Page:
It was also Demófilo who introduced Darwin's ideas into Spain and created the first folklore societies which approached the "popular" (i.e. lower-class) styles of music from a paternalist, ethnic, and classifying standpoint which has marked the popular view of flamenco for generations, founding what became known as "flamencology." Other flamenco studies went along with the fashionable cultural theories of the times, seeking in Aryan and Indo-European roots evidence of the nobility of a culture and a people. These notions traced the origins of flamenco to India, in a colourful odyssey which was in tune with the romantic, Orientalist spirit of the French and English travellers who gave the leading role to the 'gypsies' (seen as an Orientalized stereotype). All of this is now deeply ingrained in the way most Spaniards and the world see flamenco. And yet, to cite Pedro G. Romero, flamenco has never hidden its origins. If anything, the problem has been the short-sightedness of those who approached it with the aim of studying it and, in doing so, wanted to ennoble it and sanitize its mestizo roots, or see it as a 'gypsy' tradition based on ethnic and racial purity (Romero). I agree more with the idea that flamenco originated around the beginnings of the nineteenth century. Emerging from impoverished urban areas, the music collaged together an extremely broad musical heritage to create a new style. What is more, like many musical genres from the African diaspora, flamenco was created in a repressive and chaotic social context and carved out a transgressive space from within the very heart of a suffocating system of oppression. Numerous historical factors point to the black African base of many of the dances which later gave rise to the flamenco rhythms and the African origins of part of its musical and physical expressiveness (see del Campo and Cáceres).

In nineteenth-century Spain, the working classes were searching for their own music, a style which would contrast with the Court and aristocracy's taste for French and Italian fashions. This was the period in which the new genre took shape, in the hands of great artists who gathered together an immense range of musical and dance heritage, and to which an African contribution was hugely important. Flamenco was created to satisfy the demand of this new audience, primarily working-class mestizo urban dwellers, clustered in the new economic centres-factories, mines, and ports.

Thus, there was a whole musical tradition continually changing shape in each period to give new meanings to texts, take them apart, create new forms, push them to the limits of their expressivity, and incorporate new elements. All of this turned the tablao (flamenco club), the fiesta (popular celebration), and other places devoted to the art into theatres of freedom where bourgeois conventions were overturned, whether aesthetic, social, or in the realm of gender roles. In the tablao and the fiesta, a space was opened up which physically defied the prevailing order where workers' bodies could express themselves freely, breaking social norms. Due to its creation of new forms on the basis of an already existing tradition, its transgressive, mestizaje practice, we can say that flamenco has been a modern type of music from its birth, although in direct opposition to the prevailing colonial, globalizing version of modernity.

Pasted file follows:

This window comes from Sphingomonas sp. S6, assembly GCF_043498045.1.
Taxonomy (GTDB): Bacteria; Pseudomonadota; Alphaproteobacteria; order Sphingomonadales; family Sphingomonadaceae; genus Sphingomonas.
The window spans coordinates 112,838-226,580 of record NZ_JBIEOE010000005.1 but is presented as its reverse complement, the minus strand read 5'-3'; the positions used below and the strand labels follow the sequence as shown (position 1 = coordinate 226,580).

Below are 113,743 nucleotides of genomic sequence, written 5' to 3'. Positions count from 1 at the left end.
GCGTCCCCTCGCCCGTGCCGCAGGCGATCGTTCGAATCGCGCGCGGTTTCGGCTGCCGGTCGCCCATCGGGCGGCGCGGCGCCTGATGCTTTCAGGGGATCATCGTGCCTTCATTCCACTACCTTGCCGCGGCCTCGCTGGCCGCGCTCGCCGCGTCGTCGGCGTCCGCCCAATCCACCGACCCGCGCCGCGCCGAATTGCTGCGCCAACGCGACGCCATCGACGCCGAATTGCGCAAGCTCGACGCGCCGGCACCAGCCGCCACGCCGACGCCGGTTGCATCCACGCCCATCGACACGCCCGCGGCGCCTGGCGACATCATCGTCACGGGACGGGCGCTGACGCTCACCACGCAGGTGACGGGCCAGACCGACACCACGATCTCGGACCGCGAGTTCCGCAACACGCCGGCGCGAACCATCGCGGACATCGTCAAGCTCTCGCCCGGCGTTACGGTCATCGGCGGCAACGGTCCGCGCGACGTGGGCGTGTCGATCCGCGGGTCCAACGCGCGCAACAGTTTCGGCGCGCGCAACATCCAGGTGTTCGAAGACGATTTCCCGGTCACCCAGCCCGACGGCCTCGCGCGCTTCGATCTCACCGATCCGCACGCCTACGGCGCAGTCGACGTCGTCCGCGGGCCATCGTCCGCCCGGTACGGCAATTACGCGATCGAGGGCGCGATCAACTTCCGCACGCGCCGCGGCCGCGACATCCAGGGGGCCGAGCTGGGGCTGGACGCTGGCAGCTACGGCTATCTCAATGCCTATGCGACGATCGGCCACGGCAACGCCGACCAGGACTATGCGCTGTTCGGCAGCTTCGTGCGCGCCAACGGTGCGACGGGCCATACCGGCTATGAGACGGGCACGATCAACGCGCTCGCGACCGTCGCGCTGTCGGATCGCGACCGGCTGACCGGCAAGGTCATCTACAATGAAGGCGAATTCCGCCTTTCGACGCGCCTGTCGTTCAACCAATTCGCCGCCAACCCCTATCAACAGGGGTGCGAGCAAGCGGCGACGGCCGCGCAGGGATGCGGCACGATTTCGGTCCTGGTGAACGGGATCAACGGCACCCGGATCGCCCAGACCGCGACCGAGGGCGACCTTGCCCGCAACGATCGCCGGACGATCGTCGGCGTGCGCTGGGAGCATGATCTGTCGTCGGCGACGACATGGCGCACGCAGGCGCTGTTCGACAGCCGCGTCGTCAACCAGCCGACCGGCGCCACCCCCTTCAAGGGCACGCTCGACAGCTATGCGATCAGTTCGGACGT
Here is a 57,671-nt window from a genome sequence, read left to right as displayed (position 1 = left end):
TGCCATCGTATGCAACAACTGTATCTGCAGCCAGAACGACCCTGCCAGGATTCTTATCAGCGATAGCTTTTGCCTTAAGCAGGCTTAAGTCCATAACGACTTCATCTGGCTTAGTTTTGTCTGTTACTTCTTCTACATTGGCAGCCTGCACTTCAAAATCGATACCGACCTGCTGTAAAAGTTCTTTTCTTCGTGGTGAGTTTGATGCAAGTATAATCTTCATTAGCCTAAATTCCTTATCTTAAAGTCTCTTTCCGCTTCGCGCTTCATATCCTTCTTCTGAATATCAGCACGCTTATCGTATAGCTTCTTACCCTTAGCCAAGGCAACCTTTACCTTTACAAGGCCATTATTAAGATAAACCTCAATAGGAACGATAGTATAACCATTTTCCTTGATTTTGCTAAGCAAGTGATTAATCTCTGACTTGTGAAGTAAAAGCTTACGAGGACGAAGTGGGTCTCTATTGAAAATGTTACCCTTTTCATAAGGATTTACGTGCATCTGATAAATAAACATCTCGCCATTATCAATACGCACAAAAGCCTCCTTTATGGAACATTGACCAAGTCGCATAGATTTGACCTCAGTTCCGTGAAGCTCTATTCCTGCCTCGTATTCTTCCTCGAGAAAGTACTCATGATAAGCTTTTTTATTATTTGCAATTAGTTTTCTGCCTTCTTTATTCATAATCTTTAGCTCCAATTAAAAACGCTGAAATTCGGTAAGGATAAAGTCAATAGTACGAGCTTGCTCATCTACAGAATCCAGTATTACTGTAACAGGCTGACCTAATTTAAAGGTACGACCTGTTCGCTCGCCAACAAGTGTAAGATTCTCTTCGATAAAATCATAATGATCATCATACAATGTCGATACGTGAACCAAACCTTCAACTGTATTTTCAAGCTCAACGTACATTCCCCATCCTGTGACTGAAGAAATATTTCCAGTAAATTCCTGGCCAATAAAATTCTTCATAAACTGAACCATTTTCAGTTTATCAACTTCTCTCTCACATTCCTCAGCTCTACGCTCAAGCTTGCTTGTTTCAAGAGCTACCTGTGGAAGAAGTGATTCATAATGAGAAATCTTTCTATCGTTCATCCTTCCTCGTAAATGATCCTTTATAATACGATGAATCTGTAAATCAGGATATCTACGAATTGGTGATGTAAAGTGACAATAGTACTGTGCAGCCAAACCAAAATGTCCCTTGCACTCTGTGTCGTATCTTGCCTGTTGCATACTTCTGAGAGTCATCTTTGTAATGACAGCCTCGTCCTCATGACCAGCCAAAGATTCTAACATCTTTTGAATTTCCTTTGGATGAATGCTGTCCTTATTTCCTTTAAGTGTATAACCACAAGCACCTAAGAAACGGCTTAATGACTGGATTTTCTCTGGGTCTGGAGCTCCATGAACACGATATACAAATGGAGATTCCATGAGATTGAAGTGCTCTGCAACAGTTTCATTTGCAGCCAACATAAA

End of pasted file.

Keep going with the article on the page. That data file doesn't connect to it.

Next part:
Gurumbé is a highly popular dance which appears in print for the first time in "La Negrina," composed by the early sixteenth-century Spanish musician Mateo Flecha. This piece, written to be performed at Christmas, incorporated the speech of Black Spanish people in words such as Gurumbé, Sansabeya, alangandanga, bonasa, etc., and used the combined two and three rhythms typical of African music. In the composition Flecha brought together songs and dances performed by Black Spaniards in the fifteenth century in the streets of Seville and other southern cities. But what most interests us here is that the morphemes Guru and 'mbe can still be found today in words relating to many musical forms from West Africa and the African diaspora (i.e. Cumbia, Mambo). In flamenco, the expression has come to us in a group of tangos recorded in 1946 by la Nina de los Peines, with the chorus "al guru guru" and lyrics telling of a married man's desire for a black woman and the jealousy this arouses in his wife. Camarón de la Isla, one of the greatest flamenco artists of all time, also used "guruguru" in his recordings from the 1970s. I especially liked the idea of using this word, which apart from being a first piece of evidence of African culture in Spain, follows this timeline into the twentieth century to speak to us of the indestructible memory of the African diaspora.